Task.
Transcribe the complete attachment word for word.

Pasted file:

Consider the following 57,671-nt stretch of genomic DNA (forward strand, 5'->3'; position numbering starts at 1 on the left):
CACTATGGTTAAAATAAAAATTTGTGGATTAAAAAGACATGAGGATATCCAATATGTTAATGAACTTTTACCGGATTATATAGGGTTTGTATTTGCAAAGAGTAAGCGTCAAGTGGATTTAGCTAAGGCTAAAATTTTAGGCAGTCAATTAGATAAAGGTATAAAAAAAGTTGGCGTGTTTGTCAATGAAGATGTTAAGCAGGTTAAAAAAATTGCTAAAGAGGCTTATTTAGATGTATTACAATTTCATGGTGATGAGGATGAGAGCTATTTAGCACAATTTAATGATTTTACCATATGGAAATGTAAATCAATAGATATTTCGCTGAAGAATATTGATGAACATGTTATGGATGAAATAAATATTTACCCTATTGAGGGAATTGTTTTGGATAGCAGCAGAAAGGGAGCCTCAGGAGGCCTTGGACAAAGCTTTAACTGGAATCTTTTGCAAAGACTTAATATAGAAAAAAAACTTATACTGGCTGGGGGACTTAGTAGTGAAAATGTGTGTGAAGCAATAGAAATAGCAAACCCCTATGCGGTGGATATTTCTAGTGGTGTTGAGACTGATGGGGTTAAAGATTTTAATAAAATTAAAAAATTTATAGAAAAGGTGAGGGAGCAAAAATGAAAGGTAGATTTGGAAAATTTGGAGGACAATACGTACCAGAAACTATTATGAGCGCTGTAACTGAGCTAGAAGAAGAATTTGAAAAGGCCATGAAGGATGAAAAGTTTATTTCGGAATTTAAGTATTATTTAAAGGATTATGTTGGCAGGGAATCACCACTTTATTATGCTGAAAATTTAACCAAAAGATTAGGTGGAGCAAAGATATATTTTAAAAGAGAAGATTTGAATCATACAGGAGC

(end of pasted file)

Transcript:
Consider the following 57,671-nt stretch of genomic DNA (forward strand, 5'->3'; position numbering starts at 1 on the left):
CACTATGGTTAAAATAAAAATTTGTGGATTAAAAAGACATGAGGATATCCAATATGTTAATGAACTTTTACCGGATTATATAGGGTTTGTATTTGCAAAGAGTAAGCGTCAAGTGGATTTAGCTAAGGCTAAAATTTTAGGCAGTCAATTAGATAAAGGTATAAAAAAAGTTGGCGTGTTTGTCAATGAAGATGTTAAGCAGGTTAAAAAAATTGCTAAAGAGGCTTATTTAGATGTATTACAATTTCATGGTGATGAGGATGAGAGCTATTTAGCACAATTTAATGATTTTACCATATGGAAATGTAAATCAATAGATATTTCGCTGAAGAATATTGATGAACATGTTATGGATGAAATAAATATTTACCCTATTGAGGGAATTGTTTTGGATAGCAGCAGAAAGGGAGCCTCAGGAGGCCTTGGACAAAGCTTTAACTGGAATCTTTTGCAAAGACTTAATATAGAAAAAAAACTTATACTGGCTGGGGGACTTAGTAGTGAAAATGTGTGTGAAGCAATAGAAATAGCAAACCCCTATGCGGTGGATATTTCTAGTGGTGTTGAGACTGATGGGGTTAAAGATTTTAATAAAATTAAAAAATTTATAGAAAAGGTGAGGGAGCAAAAATGAAAGGTAGATTTGGAAAATTTGGAGGACAATACGTACCAGAAACTATTATGAGCGCTGTAACTGAGCTAGAAGAAGAATTTGAAAAGGCCATGAAGGATGAAAAGTTTATTTCGGAATTTAAGTATTATTTAAAGGATTATGTTGGCAGGGAATCACCACTTTATTATGCTGAAAATTTAACCAAAAGATTAGGTGGAGCAAAGATATATTTTAAAAGAGAAGATTTGAATCATACAGGAGC